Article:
Likewise, when Twitter users voted on another of his polls to provide “general amnesty to suspended accounts,” he went ahead and did it. He also heeded user votes in a poll to restore the accounts of tech journalists that he had suspended on Friday.
But since a clear majority of Twitter users voted for Musk to step down as Twitter CEO in another poll on Sunday, Musk has remained conspicuously (and uncharacteristically) silent. Now, he appears to think the problem isn’t him, but who gets to vote in the polls.
In a tweet Monday, roughly 12 hours after his CEO poll ended, Musk suggested that he would change how polling on Twitter works so that only those who pay for Twitter’s updated subscription service can vote. After one Twitter user said, “Blue subscribers should be the only ones that can vote in policy related polls,” Musk responded, “Good point. Twitter will make that change.”
While it’s unclear how he would restrict voting to only those who pay for the company’s subscription service, such a change could dramatically reduce the number of Twitter users who could vote in polls. It would also skew those who can vote to the users who are willing to pay up for Twitter Blue, which includes the controversial paid verification feature Musk pushed to introduce. Musk’s Monday tweet immediately prompted comparisons to poll taxes.
The incident is yet another example of the inconsistencies and chaos in Musk’s management of Twitter since acquiring the company in October. After coming under fire this weekend for a controversial new policy restricting users from posting links to rival platforms, Musk pledged to effectively crowdsource “major policy changes” at Twitter by polling users about them and soon launched the poll about whether he should remain as CEO.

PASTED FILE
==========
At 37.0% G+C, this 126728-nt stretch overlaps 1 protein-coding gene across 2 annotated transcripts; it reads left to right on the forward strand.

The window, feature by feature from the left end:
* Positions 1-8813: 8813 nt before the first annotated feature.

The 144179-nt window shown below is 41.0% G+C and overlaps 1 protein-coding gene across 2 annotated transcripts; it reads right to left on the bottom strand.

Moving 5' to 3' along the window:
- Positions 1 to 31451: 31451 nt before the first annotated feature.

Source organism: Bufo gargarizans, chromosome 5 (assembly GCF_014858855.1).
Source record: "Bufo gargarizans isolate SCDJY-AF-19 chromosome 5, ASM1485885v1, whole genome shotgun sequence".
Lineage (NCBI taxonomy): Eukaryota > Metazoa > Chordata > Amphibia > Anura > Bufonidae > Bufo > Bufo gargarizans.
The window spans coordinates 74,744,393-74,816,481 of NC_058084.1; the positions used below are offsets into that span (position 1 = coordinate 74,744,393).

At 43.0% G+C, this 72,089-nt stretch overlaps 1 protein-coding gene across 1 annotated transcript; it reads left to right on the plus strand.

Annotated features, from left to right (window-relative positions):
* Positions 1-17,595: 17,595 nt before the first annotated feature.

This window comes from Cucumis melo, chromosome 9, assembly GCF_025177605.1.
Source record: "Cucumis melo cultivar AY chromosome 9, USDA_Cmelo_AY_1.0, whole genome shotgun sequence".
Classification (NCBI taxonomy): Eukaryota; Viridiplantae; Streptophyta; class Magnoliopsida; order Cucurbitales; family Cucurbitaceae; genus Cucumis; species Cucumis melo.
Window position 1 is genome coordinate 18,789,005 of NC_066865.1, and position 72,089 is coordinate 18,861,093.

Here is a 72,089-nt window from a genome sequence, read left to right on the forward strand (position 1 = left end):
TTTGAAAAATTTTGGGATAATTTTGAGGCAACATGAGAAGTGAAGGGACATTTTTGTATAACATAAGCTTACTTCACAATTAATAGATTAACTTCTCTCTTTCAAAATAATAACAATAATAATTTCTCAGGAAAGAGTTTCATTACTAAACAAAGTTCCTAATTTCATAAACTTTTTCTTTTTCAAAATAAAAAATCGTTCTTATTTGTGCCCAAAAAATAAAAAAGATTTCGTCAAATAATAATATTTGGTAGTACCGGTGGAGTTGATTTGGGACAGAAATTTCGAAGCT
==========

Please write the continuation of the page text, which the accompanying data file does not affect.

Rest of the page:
Now, Musk appears to be ignoring the results of the CEO poll and looking to overhaul how polls work without first polling users about what is arguably another “major policy change.”
Musk’s poll, and his limited reaction to it so far, could add to the growing uncertainty about his commitment to remaining Twitter’s CEO. Musk has faced criticism from Twitter users and advertisers for his decision to eliminate much of the company’s staff, restore the accounts of a number of incendiary users, and the whiplash from seemingly rushing out new policies and features only to pull them later. The Tesla CEO is also facing pressure from the carmaker’s shareholders to find a replacement at Twitter, after Tesla’s stock has declined significantly this year.
Musk has not directly commented on the user vote that he should step down from running Twitter. Musk said last month that he expects to “reduce my time at Twitter, and find somebody else to run Twitter, over time.” But in a tweet Sunday he said: “No one wants the job who can actually keep Twitter alive. There is no successor.”
CNBC reported Tuesday that Musk is “actively searching” for a new Twitter CEO, citing anonymous sources. Twitter, which recently cut most of its public relations team, did not immediately respond to a request for comment. Musk responded to the story on Twitter with two crying laughing emojis.
The most obvious potential candidates for a new Twitter CEO are the Musk lieutenants who have been helping to run the company since his takeover. The short list likely includes investor Jason Calacanis, Craft Ventures partner David Sacks and Sriram Krishnan, an Andreessen Horowitz general partner focused on crypto and Twitter’s former consumer teams lead.
A range of other wild card candidates have publicly offered to take on the job, including former T-Mobile CEO John Legere and rapper Snoop Dogg.